Healing From Complex Trauma & PTSD/CPTSD

A journey to healing from complex trauma.

Dissociation – my long time friend ~ Lilly Hope Lucario


Dissociation has served me well throughout my life. It helped me cope with all the severe abuse as a child. It helped me cope through all the abuse as an adolescent. It helped me cope being sexually abused. Abused by paedophiles, sociopaths, narcissists.

I wouldn’t have survived it all, without dissociation.

I am currently overwhelmed, and I know this – because I am having more nightmares again, and I am numb a lot of the time.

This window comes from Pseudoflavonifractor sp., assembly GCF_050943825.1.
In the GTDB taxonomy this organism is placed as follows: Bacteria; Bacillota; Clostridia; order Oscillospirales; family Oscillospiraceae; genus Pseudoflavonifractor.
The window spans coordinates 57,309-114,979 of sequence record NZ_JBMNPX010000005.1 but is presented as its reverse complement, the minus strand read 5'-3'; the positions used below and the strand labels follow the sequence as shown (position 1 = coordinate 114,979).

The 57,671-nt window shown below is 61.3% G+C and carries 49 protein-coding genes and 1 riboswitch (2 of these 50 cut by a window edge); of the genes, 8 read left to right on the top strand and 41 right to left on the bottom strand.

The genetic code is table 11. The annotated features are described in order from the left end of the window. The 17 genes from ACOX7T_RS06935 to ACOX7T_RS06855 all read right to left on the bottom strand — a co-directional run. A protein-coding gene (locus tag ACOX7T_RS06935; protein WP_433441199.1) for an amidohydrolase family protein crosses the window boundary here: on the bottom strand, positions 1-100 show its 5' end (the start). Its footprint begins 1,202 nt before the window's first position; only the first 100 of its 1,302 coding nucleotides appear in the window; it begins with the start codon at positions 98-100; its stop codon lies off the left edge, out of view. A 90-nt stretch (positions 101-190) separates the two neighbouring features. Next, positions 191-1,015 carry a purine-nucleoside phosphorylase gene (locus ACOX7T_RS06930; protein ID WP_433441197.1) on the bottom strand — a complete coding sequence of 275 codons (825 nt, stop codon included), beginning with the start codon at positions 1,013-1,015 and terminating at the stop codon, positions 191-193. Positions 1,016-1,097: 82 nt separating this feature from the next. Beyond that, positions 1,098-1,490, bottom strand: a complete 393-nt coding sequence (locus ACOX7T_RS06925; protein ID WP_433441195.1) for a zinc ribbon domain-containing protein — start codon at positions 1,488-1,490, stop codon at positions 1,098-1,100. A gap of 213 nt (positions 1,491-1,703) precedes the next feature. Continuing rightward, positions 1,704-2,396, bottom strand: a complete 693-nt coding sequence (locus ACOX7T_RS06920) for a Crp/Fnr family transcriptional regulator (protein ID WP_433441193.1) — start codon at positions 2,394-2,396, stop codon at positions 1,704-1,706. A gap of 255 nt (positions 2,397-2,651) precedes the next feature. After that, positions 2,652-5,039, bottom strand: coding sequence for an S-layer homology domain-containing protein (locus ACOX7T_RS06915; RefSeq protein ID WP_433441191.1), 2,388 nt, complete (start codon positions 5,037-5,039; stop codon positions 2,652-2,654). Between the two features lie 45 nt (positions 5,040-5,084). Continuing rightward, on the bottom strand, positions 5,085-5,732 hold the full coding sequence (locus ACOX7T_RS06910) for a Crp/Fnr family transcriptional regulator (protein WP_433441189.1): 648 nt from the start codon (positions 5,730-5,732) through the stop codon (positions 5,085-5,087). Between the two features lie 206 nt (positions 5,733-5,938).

Woman Looking Through Pane of Glass


When things are out of my control – I end up numb. When the pain is too much to feel, dissociation kicks in. My brain has known dissociation – since being a child.

In one way I am glad dissociation kicks in. I’m glad it helped me cope as a child. But, I also know – this means things are really bad, and I am beyond my emotional capacity to cope.

I’m having the robot mode type dissociation, but also an increase in the type where I feel like I am seeing things in slow motion. Which is a more severe kind of dissociation – described in the past as depersonalisation. I am also daydreaming a lot into the world I created for myself in my head, to escape to.

There are periods of time I am not present.  Like 20-30 minutes. Sometimes longer.

I am trying to be present, focus on my children, my photography. But, there are periods of time each day, I am not present.